In the new-ish webzine Pro Libertate, James Bovard thinks a conflict with Iran would bring about the end of American democracy. About time!
Attacking Iran will put American civilians in the terrorist crosshairs, with little or no federal Kevlar to protect them. The key question is not whether terrorists will attack but how the American people will likely respond and how politicians could exploit the situation.
There is no reason to expect the American people to be less docile than they were after 9/11. The percentage of Americans who trusted the government to do the right thing most of the time doubled in the week after 9/11. It became fashionable to accuse critics of Bush administration policies of being traitors or terrorist sympathizers. Each time the feds issued a new warning of a terrorist threat after 9/11, the president's approval rating rose by an average of almost 3 percent, according to a Cornell University study. The craving for a protector dropped an Iron Curtain around many people's minds, preventing them from accepting evidence that would shred his political security blanket.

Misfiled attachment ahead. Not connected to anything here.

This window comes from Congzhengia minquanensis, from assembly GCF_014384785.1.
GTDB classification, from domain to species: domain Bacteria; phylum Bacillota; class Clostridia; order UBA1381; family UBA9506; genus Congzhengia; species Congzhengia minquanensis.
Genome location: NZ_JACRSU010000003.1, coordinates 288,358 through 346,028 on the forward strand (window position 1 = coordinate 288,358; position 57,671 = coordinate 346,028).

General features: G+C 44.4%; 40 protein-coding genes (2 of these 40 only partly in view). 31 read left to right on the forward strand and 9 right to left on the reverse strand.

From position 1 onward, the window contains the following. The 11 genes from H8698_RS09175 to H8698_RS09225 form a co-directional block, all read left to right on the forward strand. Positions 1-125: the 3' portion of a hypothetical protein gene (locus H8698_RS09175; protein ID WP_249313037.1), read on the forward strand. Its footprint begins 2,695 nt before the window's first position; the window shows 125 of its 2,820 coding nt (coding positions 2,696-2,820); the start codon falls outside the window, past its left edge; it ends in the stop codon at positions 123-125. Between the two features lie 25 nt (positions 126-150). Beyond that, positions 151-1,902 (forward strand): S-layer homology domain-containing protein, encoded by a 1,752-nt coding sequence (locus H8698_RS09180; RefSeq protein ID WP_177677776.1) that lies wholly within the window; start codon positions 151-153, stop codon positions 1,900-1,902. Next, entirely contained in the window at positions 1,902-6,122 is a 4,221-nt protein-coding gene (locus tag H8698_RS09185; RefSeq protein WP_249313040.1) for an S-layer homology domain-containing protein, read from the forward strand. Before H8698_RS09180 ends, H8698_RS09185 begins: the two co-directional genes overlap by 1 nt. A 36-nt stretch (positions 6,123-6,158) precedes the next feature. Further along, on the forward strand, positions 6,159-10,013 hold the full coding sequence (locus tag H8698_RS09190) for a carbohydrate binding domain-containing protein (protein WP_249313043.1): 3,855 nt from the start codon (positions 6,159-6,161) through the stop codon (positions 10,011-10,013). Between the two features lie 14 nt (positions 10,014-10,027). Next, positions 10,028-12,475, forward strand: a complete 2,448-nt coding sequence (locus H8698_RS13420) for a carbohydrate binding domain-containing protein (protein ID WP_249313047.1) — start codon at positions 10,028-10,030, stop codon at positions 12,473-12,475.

The Cornell study Bovard is talking about surveyed polls from 2001 to 2004. Since then the U.S. has continued to have occasional terror threats and… the president's approval rating has sunk into the mid-30s and rarely bumps up. There was a sense (among pundits) that lots of national security/terror-related events would help the Bush administration in 2005-2006; the "London airline plot," the execution of Saddam. None of them did. So I'm not sure if that's a useful data point.
Bovard's speculation that terrorist attacks inside the U.S. would lead to a rush of support for the strong executive, but what role would an attack on Iran—which probably couldn't be approved by both Houses of Congress—have at this point? The rules have changed since the Iraq war has turned into such a disaster, and this is now an open question.
Bovard's Reason archive is here.